After making headlines across America by coming out live on national television, First Lieutenant Dan Choi is feeling understandably elated. Choi is a co-founder of Knights Out, a new support group, comprising graduates from the US Military Academy of West Point, for lesbian, gay, bisexual and trans military personnel.

Dan spoke candidly about the how DADT causes misery for LGBT soldiers, damages morale and threatens national security, while debunking the myths put out by right wing extremists intent on keeping the ban.

“We swore to follow and execute every order unless it was immoral, unethical or illegal. Title 10 of the US code fails on all three counts because it forces the 65,000 LGBT soldiers serving in active duty to lie about our identity. We stand alongside all our soldiers that are serving their country selflessly in seeking to bring an end to this legislation.”

The Pentagon estimated the cost of the policy in the period 1996-2006 alone to be over $360 million. It is impossible to know the number of lesbian and gay soldiers who cut their careers short, because they simply did not want to live a lie, and have the prospect of immediate, dishonourable discharge constantly over their heads.

Graduating in 2003 with degree major in Arabic studies and a BSc in environmental engineering, and fully trained in infantry training, Choi was committed to playing his part in operation Iraqi Freedom. He proved an indispensable team leader, during his 2006-2007 tour of duty in Baghdad. It is precisely people of Choi’s calibre that has helped to keep the insurgency in check.

"But I lived in secret, horrified at the prospect of being kicked out of the army because of who I was.” Despite being a highly valued team member, Choi’s refusal to lie and live a secret, double life left him no alternative but to leave.
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Obama holding 'preliminary talks' on repealing military gay

Postby admin » Mon 11 May 2009 20:17

Full article on PinkNews.co.uk

The Obama administration is holding "preliminary discussions" on repealing Don't Ask, Don't Tell but change may take months, if at all, an advisor to the President has said.

Speaking yesterday on ABC's This Week with George Stephanopoulos, White House National Security Advisor James Jones said he didn't know whether to the policy would ever be overturned, describing it as a "complicated" and "sensitive" issue. “It’s a complicated issue. It will be teed up appropriately and it will be discussed in the way the president does things, which is be very deliberative, very thoughtful, seeking out all sides on the issue,” Jones said.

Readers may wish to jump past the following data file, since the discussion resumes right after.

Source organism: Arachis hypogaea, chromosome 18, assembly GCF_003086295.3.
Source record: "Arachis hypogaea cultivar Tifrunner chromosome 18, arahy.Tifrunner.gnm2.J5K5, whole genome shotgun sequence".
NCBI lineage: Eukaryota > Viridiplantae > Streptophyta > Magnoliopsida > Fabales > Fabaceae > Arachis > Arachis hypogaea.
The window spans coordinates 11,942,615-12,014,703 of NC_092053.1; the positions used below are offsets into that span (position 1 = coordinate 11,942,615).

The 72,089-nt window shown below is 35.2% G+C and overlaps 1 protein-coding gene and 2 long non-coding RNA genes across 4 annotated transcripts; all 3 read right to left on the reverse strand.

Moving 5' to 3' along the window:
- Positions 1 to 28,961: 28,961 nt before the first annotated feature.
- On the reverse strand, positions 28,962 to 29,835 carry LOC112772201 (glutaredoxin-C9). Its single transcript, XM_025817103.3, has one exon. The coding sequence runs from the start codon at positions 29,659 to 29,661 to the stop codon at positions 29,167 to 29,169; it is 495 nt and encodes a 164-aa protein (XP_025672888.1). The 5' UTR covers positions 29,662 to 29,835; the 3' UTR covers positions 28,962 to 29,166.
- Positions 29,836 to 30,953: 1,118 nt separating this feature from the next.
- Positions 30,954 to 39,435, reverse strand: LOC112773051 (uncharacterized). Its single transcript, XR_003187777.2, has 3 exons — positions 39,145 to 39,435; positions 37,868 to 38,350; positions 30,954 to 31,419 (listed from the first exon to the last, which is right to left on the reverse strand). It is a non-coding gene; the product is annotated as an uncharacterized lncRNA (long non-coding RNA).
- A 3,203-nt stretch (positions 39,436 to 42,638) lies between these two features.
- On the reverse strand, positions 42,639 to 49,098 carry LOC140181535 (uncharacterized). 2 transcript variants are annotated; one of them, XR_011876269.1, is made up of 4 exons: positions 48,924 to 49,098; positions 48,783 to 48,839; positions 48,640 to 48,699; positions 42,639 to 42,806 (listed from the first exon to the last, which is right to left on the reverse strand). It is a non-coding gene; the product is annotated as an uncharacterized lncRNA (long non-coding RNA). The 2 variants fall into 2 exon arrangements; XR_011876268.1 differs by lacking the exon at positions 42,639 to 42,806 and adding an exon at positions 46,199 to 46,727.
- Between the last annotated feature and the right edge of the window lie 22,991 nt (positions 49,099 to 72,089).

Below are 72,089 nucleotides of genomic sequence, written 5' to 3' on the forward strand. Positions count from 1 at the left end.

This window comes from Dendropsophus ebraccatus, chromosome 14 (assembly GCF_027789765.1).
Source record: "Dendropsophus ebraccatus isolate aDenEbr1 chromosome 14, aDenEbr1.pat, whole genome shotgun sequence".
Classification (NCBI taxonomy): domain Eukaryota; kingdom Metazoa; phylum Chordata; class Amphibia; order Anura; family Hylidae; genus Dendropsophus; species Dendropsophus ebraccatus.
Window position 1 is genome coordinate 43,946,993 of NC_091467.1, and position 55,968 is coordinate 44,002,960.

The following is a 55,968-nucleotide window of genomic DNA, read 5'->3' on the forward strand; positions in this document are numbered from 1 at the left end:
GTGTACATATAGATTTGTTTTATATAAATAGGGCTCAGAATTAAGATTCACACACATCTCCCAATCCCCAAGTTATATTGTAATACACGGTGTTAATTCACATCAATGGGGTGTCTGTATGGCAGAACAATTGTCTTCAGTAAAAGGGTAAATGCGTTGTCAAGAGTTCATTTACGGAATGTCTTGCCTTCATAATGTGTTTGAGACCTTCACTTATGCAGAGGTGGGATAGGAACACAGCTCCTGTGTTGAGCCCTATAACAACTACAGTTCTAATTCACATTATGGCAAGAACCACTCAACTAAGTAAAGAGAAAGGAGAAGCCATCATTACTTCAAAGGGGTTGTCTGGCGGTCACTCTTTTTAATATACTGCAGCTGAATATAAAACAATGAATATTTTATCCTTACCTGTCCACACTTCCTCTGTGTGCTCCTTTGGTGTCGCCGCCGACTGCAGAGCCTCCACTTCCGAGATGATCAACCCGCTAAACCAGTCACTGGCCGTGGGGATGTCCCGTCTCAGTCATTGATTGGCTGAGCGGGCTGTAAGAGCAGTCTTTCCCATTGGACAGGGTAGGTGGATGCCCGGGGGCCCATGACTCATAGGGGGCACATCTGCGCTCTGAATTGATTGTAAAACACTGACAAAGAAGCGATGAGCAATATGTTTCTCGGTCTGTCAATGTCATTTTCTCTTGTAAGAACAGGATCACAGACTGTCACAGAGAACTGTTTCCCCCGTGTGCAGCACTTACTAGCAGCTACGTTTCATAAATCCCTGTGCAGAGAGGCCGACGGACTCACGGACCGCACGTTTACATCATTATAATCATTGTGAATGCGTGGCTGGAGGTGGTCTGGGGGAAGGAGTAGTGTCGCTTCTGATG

On the possibility of suspending prosecutions and investigations while the review continues, Jones said: “Well, maybe that’s an option that eventually we’ll get to but we’re not there now.”
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Obama speech on 40th anniversary of Stonewall includes DADT

Postby admin » Sun 12 Jul 2009 17:42

THE WHITE HOUSE, June 29, 2009
REMARKS BY THE PRESIDENT AT LGBT PRIDE MONTH RECEPTION

This struggle, I don't need to tell you, is incredibly difficult, although I think it's important to consider the extraordinary progress that we have made. There are unjust laws to overturn and unfair practices to stop. And though we've made progress, there are still fellow citizens, perhaps neighbors or even family members and loved ones, who still hold fast to worn arguments and old attitudes; who fail to see your families like their families; and who would deny you the rights that most Americans take for granted. And I know this is painful and I know it can be heartbreaking.

.. It's the story of the Stonewall protests, which took place 40 years ago this week, when a group of citizens -- with few options, and fewer supporters -- decided they'd had enough and refused to accept a policy of wanton discrimination. And two men who were at those protests are here today. Imagine the journey that they've travelled.

.. So this story, this struggle, continues today -- for even as we face extraordinary challenges as a nation, we cannot -- and will not -- put aside issues of basic equality. (Applause.) We seek an America in which no one feels the pain of discrimination based on who you are or who you love.


.. And I know that many in this room don't believe that progress has come fast enough, and I understand that. It's not for me to tell you to be patient, any more than it was for others to counsel patience to African Americans who were petitioning for equal rights a half century ago.

.. But I say this: We have made progress and we will make more. And I want you to know that I expect and hope to be judged not by words, not by promises I've made, but by the promises that my administration keeps.

Now, while there is much more work to do, we can point to important changes we've already put in place since coming into office. I've signed a memorandum requiring all agencies to extend as many federal benefits as possible to LGBT families as current law allows. And these are benefits that will make a real difference for federal employees and Foreign Service Officers, who are so often treated as if their families don't exist. And I'd like to note that one of the key voices in helping us develop this policy is John Berry, our director of the Office of Personnel Management, who is here today. And I want to thank John Berry. (Applause.)
I've called on Congress to repeal the so-called Defense of Marriage Act to help end discrimination -- (applause) -- to help end discrimination against same-sex couples in this country. Now, I want to add we have a duty to uphold existing law, but I believe we must do so in a way that does not exacerbate old divides. And fulfilling this duty in upholding the law in no way lessens my commitment to reversing this law. I've made that clear.